It’s warm in Boston today. Really warm, actually. It’s one of those days where nothing suits you but a dress, and if you have a grill, that’s where you will be cooking your dinner. There’s no place for us to grill at our apartment, unfortunately, so I am forced to get creative. We slept with the AC on for this first time last night, and I woke up craving the flavors of spring. I settled on a bowl of granola for breakfast, but insisted on some spring flavors for my post-workout snack.


This bruschetta could almost be a dessert, really. Add some sugar to the goat cheese and you’ve got yourself a sweet and savory snack. That’s not the route that I took, though, as it wasn’t sweets that I was craving. I coated the berries with some fancy olive oil and vinegar that I picked up this weekend at a local olive oil company. I tried about 20 different flavors, some exotic, some a little less exciting, before finally purchasing a bottle of basil olive oil and strawberry balsamic vinegar. I originally felt a little boring by my choice, but am not regretting it one bit after making this dish.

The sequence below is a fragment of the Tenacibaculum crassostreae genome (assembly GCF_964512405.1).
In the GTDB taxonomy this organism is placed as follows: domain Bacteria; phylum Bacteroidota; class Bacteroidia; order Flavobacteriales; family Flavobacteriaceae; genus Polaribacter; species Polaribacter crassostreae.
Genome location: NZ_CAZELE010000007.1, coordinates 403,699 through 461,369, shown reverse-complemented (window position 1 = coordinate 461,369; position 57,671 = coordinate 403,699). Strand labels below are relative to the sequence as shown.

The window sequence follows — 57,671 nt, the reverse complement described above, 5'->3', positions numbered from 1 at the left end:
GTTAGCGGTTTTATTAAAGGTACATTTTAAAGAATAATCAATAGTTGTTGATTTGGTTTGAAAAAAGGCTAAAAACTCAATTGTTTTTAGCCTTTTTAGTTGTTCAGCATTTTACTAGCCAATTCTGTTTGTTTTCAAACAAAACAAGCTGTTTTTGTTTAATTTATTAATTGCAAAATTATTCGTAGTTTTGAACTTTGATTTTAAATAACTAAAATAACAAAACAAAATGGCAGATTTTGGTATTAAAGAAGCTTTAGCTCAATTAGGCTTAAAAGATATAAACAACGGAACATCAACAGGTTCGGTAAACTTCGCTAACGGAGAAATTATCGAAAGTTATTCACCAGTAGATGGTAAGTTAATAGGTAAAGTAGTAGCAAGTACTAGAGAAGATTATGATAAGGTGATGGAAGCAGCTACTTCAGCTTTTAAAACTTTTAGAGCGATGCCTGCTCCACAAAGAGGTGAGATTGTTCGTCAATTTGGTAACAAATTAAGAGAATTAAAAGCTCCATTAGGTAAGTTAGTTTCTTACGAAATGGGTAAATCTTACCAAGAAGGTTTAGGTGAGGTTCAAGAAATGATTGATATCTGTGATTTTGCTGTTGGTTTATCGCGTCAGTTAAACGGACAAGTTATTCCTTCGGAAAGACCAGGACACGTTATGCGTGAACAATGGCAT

My snack ended up turning into a meal, as I couldn’t stop at just one piece. The hubs and I ended up devouring most of the batch for a nice spring lunch. I had intended to serve it as an appetizer with tonight’s dinner, but it doesn’t look like that will be happening. Whoops…!

Strawberry and Goat Cheese Bruschetta

2 cups strawberries, washed and diced

4 oz goat cheese

10-12 slices french bread

1.5 tsp strawberry balsamic vinegar (plain will work fine if you can’t find any strawberry)

2.5 tsp basil olive oil (plain olive oil will also be fine here)

.5 tsp balsamic vinegar

2 tbs olive oil

10 fresh basil leaves, chopped

1 sprig of thyme, optional

splash of lime juice

sprinkle of sea salt